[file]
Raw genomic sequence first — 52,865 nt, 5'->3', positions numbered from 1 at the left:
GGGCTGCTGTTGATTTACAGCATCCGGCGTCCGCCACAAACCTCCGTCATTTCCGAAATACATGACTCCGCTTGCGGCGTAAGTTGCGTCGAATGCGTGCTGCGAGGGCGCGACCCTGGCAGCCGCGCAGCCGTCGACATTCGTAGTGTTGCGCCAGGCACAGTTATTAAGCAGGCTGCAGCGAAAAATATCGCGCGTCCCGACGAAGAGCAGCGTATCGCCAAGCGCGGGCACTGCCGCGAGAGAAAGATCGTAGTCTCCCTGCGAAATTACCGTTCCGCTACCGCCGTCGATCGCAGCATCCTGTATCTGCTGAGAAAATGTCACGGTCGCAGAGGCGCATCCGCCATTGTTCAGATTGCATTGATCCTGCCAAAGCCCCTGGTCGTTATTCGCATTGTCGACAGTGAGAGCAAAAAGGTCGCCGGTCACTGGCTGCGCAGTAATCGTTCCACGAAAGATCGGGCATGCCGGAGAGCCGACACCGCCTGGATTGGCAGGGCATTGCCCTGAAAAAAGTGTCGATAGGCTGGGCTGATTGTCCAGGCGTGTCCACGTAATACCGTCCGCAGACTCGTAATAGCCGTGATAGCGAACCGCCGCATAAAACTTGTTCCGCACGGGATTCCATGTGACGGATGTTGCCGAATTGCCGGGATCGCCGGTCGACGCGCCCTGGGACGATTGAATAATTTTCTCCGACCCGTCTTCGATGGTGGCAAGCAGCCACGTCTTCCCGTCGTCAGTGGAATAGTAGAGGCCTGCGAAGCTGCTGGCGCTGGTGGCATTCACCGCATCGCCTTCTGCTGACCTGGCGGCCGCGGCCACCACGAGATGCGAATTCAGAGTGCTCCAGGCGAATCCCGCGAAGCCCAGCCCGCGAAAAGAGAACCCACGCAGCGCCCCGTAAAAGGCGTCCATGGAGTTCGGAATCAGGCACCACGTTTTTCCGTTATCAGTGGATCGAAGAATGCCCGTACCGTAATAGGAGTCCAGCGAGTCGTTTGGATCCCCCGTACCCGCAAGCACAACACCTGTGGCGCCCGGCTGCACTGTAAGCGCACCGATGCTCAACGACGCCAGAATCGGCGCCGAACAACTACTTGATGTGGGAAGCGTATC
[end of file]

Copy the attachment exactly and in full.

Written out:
Raw genomic sequence first — 52,865 nt, 5'->3', positions numbered from 1 at the left:
GGGCTGCTGTTGATTTACAGCATCCGGCGTCCGCCACAAACCTCCGTCATTTCCGAAATACATGACTCCGCTTGCGGCGTAAGTTGCGTCGAATGCGTGCTGCGAGGGCGCGACCCTGGCAGCCGCGCAGCCGTCGACATTCGTAGTGTTGCGCCAGGCACAGTTATTAAGCAGGCTGCAGCGAAAAATATCGCGCGTCCCGACGAAGAGCAGCGTATCGCCAAGCGCGGGCACTGCCGCGAGAGAAAGATCGTAGTCTCCCTGCGAAATTACCGTTCCGCTACCGCCGTCGATCGCAGCATCCTGTATCTGCTGAGAAAATGTCACGGTCGCAGAGGCGCATCCGCCATTGTTCAGATTGCATTGATCCTGCCAAAGCCCCTGGTCGTTATTCGCATTGTCGACAGTGAGAGCAAAAAGGTCGCCGGTCACTGGCTGCGCAGTAATCGTTCCACGAAAGATCGGGCATGCCGGAGAGCCGACACCGCCTGGATTGGCAGGGCATTGCCCTGAAAAAAGTGTCGATAGGCTGGGCTGATTGTCCAGGCGTGTCCACGTAATACCGTCCGCAGACTCGTAATAGCCGTGATAGCGAACCGCCGCATAAAACTTGTTCCGCACGGGATTCCATGTGACGGATGTTGCCGAATTGCCGGGATCGCCGGTCGACGCGCCCTGGGACGATTGAATAATTTTCTCCGACCCGTCTTCGATGGTGGCAAGCAGCCACGTCTTCCCGTCGTCAGTGGAATAGTAGAGGCCTGCGAAGCTGCTGGCGCTGGTGGCATTCACCGCATCGCCTTCTGCTGACCTGGCGGCCGCGGCCACCACGAGATGCGAATTCAGAGTGCTCCAGGCGAATCCCGCGAAGCCCAGCCCGCGAAAAGAGAACCCACGCAGCGCCCCGTAAAAGGCGTCCATGGAGTTCGGAATCAGGCACCACGTTTTTCCGTTATCAGTGGATCGAAGAATGCCCGTACCGTAATAGGAGTCCAGCGAGTCGTTTGGATCCCCCGTACCCGCAAGCACAACACCTGTGGCGCCCGGCTGCACTGTAAGCGCACCGATGCTCAACGACGCCAGAATCGGCGCCGAACAACTACTTGATGTGGGAAGCGTATC